View Article: PubMed Central - PubMed

ABSTRACT

Inhibition of kynurenine 3-monooxygenase (KMO) protects against multiple organ dysfunction (MODS) in experimental acute pancreatitis (AP). We aimed to precisely define the kynurenine pathway activation in relation to AP and AP-MODS in humans, by carrying out a prospective observational study of all persons presenting with a potential diagnosis of AP for 90 days. We sampled peripheral venous blood at 0, 3, 6, 12, 24, 48, 72 and 168 hours post-recruitment. We measured tryptophan metabolite concentrations and analysed these in the context of clinical data and disease severity indices, cytokine profiles and C-reactive protein (CRP) concentrations. 79 individuals were recruited (median age: 59.6 years; 47 males, 59.5%). 57 met the revised Atlanta definition of AP: 25 had mild, 23 moderate, and 9 severe AP. Plasma 3-hydroxykynurenine concentrations correlated with contemporaneous APACHE II scores (R2 = 0.273; Spearman rho = 0.581; P < 0.001) and CRP (R2 = 0.132; Spearman rho = 0.455, P < 0.001). Temporal profiling showed early tryptophan depletion and contemporaneous 3-hydroxykynurenine elevation. Furthermore, plasma concentrations of 3-hydroxykynurenine paralleled systemic inflammation and AP severity. These findings support the rationale for investigating early intervention with a KMO inhibitor, with the aim of reducing the incidence and severity of AP-associated organ dysfunction.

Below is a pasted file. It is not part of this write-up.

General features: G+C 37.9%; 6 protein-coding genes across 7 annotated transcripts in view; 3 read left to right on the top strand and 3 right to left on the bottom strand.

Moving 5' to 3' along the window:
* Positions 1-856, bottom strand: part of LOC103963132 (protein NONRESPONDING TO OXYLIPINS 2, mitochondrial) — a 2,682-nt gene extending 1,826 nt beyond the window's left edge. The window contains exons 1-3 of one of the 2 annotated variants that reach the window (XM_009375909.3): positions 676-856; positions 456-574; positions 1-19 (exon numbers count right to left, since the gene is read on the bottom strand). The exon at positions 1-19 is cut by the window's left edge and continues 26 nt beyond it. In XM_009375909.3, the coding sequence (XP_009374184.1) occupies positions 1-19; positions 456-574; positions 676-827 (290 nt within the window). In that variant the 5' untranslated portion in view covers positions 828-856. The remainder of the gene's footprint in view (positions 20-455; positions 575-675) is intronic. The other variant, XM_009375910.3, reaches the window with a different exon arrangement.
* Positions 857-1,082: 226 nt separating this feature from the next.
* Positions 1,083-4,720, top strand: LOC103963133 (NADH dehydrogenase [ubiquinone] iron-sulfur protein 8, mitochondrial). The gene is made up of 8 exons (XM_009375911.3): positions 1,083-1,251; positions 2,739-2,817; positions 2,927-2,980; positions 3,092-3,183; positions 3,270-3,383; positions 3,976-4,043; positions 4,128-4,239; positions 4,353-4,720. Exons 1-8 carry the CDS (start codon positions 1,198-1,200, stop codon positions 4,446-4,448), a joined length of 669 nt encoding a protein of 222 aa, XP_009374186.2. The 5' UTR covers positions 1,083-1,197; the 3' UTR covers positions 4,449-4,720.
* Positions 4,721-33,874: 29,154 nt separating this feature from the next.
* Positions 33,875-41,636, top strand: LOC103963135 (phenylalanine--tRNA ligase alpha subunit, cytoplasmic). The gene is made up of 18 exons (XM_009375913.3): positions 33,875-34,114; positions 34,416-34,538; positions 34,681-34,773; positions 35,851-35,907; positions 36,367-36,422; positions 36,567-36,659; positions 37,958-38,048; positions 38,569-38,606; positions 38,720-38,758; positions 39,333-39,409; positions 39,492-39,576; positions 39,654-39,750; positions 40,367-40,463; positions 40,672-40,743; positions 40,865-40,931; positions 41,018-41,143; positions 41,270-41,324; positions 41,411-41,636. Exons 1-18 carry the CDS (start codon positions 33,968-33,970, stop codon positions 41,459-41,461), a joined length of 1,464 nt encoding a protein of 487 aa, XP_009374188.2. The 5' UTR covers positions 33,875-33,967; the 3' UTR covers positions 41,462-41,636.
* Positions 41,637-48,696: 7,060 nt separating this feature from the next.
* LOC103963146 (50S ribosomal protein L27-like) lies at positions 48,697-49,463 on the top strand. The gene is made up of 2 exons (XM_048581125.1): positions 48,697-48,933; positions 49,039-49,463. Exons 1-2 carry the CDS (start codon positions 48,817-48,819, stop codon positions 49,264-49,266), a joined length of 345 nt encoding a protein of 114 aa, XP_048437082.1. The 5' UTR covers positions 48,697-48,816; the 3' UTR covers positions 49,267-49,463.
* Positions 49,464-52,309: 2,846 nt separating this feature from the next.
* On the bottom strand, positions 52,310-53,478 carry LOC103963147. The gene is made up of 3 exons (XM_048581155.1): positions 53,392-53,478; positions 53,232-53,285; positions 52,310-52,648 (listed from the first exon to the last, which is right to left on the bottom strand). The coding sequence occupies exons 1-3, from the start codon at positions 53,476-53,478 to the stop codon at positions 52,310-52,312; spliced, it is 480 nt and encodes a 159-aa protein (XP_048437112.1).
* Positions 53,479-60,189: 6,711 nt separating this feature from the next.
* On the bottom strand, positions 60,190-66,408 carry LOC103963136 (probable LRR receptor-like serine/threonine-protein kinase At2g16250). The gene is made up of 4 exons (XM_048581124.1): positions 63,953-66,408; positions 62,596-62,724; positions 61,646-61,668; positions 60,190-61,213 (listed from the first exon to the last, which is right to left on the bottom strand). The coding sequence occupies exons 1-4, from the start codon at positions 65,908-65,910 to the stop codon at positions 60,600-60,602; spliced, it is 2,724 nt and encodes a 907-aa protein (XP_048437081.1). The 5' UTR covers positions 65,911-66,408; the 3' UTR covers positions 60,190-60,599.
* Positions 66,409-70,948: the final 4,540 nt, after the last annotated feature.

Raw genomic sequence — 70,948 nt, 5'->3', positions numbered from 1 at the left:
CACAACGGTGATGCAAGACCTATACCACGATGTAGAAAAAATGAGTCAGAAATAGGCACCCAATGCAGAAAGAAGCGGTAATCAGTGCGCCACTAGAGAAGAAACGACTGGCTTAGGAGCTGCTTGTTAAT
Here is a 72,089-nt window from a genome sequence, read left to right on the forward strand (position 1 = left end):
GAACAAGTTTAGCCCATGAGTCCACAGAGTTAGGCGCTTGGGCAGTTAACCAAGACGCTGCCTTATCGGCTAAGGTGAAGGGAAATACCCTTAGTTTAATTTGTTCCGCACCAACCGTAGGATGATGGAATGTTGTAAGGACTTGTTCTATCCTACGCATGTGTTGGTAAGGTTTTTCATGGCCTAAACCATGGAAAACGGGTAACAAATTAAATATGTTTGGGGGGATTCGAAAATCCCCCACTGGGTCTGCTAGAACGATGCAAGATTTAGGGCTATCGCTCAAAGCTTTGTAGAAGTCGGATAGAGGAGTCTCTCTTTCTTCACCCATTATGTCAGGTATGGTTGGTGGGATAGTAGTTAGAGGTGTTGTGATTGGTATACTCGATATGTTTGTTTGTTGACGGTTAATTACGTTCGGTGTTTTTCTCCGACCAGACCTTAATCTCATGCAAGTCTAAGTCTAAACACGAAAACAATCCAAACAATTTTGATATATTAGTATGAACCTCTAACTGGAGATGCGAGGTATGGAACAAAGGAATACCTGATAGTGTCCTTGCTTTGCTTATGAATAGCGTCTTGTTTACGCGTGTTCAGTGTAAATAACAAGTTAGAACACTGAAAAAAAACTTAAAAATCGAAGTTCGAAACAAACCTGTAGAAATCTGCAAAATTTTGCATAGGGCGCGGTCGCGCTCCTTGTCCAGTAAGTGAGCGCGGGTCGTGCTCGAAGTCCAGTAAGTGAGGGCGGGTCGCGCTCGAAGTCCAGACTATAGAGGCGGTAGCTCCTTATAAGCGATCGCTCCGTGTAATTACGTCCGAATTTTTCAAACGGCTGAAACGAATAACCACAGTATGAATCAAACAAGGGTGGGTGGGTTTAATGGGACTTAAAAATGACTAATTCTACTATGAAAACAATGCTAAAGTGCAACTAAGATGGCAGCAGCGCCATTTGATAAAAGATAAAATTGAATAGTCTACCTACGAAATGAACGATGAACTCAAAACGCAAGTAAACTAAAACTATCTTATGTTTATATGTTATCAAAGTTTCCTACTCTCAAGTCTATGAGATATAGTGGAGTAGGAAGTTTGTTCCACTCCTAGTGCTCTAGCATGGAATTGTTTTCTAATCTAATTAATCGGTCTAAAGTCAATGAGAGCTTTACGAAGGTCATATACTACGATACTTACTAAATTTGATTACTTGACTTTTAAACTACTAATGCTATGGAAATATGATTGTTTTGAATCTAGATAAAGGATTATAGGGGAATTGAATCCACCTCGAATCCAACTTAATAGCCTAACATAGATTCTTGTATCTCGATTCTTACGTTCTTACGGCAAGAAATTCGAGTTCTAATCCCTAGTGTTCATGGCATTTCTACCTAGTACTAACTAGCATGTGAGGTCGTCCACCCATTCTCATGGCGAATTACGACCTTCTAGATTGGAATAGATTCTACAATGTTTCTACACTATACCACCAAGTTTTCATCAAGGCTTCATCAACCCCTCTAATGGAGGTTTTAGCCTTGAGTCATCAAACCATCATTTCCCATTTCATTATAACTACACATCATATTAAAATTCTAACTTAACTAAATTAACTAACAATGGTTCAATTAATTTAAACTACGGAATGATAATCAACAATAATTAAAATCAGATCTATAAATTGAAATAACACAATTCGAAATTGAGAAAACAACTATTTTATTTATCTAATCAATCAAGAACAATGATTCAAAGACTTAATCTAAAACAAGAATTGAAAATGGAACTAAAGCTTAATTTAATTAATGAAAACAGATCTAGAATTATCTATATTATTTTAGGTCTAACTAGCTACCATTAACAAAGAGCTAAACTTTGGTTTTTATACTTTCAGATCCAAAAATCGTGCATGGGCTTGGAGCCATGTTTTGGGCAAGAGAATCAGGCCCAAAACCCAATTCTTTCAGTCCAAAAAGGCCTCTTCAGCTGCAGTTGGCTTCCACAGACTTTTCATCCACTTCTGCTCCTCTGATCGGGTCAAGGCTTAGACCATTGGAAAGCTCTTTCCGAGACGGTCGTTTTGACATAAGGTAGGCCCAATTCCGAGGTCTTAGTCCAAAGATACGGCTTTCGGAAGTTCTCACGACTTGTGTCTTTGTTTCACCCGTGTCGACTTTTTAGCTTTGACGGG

No MeSH data available.